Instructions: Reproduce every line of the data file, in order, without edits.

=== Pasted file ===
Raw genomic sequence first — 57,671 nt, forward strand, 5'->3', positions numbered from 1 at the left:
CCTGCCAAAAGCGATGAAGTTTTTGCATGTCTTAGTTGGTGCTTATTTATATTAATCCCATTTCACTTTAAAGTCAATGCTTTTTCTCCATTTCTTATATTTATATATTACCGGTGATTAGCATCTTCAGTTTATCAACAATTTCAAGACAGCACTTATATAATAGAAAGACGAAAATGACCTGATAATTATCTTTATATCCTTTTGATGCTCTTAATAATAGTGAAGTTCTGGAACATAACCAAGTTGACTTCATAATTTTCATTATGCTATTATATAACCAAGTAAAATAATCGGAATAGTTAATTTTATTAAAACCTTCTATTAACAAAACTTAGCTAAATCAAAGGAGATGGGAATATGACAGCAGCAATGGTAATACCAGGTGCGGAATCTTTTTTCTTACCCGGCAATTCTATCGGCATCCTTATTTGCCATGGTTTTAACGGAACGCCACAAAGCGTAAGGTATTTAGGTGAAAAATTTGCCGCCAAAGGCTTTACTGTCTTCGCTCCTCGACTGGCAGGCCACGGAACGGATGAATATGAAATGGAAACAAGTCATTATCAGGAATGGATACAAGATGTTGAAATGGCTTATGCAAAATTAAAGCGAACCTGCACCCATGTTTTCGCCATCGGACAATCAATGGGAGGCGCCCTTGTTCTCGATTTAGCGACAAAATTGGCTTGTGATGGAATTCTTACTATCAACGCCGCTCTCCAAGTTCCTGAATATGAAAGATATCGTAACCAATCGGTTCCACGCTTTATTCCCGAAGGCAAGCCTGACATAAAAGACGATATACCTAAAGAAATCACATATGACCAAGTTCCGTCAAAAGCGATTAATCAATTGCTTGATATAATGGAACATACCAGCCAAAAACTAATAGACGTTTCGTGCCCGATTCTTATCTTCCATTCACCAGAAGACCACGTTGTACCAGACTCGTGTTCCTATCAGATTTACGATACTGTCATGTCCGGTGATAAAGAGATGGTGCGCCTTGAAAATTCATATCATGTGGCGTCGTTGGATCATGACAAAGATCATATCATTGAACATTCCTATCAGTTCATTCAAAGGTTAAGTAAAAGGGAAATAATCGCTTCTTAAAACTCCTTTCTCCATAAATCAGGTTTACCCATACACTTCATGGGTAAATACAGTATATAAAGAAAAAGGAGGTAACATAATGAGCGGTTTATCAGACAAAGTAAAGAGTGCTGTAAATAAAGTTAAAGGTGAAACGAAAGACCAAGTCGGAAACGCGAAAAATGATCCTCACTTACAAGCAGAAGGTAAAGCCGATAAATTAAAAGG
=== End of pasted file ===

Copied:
Raw genomic sequence first — 57,671 nt, forward strand, 5'->3', positions numbered from 1 at the left:
CCTGCCAAAAGCGATGAAGTTTTTGCATGTCTTAGTTGGTGCTTATTTATATTAATCCCATTTCACTTTAAAGTCAATGCTTTTTCTCCATTTCTTATATTTATATATTACCGGTGATTAGCATCTTCAGTTTATCAACAATTTCAAGACAGCACTTATATAATAGAAAGACGAAAATGACCTGATAATTATCTTTATATCCTTTTGATGCTCTTAATAATAGTGAAGTTCTGGAACATAACCAAGTTGACTTCATAATTTTCATTATGCTATTATATAACCAAGTAAAATAATCGGAATAGTTAATTTTATTAAAACCTTCTATTAACAAAACTTAGCTAAATCAAAGGAGATGGGAATATGACAGCAGCAATGGTAATACCAGGTGCGGAATCTTTTTTCTTACCCGGCAATTCTATCGGCATCCTTATTTGCCATGGTTTTAACGGAACGCCACAAAGCGTAAGGTATTTAGGTGAAAAATTTGCCGCCAAAGGCTTTACTGTCTTCGCTCCTCGACTGGCAGGCCACGGAACGGATGAATATGAAATGGAAACAAGTCATTATCAGGAATGGATACAAGATGTTGAAATGGCTTATGCAAAATTAAAGCGAACCTGCACCCATGTTTTCGCCATCGGACAATCAATGGGAGGCGCCCTTGTTCTCGATTTAGCGACAAAATTGGCTTGTGATGGAATTCTTACTATCAACGCCGCTCTCCAAGTTCCTGAATATGAAAGATATCGTAACCAATCGGTTCCACGCTTTATTCCCGAAGGCAAGCCTGACATAAAAGACGATATACCTAAAGAAATCACATATGACCAAGTTCCGTCAAAAGCGATTAATCAATTGCTTGATATAATGGAACATACCAGCCAAAAACTAATAGACGTTTCGTGCCCGATTCTTATCTTCCATTCACCAGAAGACCACGTTGTACCAGACTCGTGTTCCTATCAGATTTACGATACTGTCATGTCCGGTGATAAAGAGATGGTGCGCCTTGAAAATTCATATCATGTGGCGTCGTTGGATCATGACAAAGATCATATCATTGAACATTCCTATCAGTTCATTCAAAGGTTAAGTAAAAGGGAAATAATCGCTTCTTAAAACTCCTTTCTCCATAAATCAGGTTTACCCATACACTTCATGGGTAAATACAGTATATAAAGAAAAAGGAGGTAACATAATGAGCGGTTTATCAGACAAAGTAAAGAGTGCTGTAAATAAAGTTAAAGGTGAAACGAAAGACCAAGTCGGAAACGCGAAAAATGATCCTCACTTACAAGCAGAAGGTAAAGCCGATAAATTAAAAGG